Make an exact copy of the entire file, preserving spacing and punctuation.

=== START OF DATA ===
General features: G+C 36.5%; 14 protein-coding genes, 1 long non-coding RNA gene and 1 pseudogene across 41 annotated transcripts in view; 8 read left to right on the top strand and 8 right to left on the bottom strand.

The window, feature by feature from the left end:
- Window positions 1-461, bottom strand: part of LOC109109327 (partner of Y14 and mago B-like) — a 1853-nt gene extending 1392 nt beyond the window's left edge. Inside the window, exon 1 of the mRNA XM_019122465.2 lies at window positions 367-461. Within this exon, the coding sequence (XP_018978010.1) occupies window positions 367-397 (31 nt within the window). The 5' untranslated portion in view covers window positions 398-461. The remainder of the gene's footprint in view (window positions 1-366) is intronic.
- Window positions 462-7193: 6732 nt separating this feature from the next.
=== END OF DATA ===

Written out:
General features: G+C 36.5%; 14 protein-coding genes, 1 long non-coding RNA gene and 1 pseudogene across 41 annotated transcripts in view; 8 read left to right on the top strand and 8 right to left on the bottom strand.

The window, feature by feature from the left end:
- Window positions 1-461, bottom strand: part of LOC109109327 (partner of Y14 and mago B-like) — a 1853-nt gene extending 1392 nt beyond the window's left edge. Inside the window, exon 1 of the mRNA XM_019122465.2 lies at window positions 367-461. Within this exon, the coding sequence (XP_018978010.1) occupies window positions 367-397 (31 nt within the window). The 5' untranslated portion in view covers window positions 398-461. The remainder of the gene's footprint in view (window positions 1-366) is intronic.
- Window positions 462-7193: 6732 nt separating this feature from the next.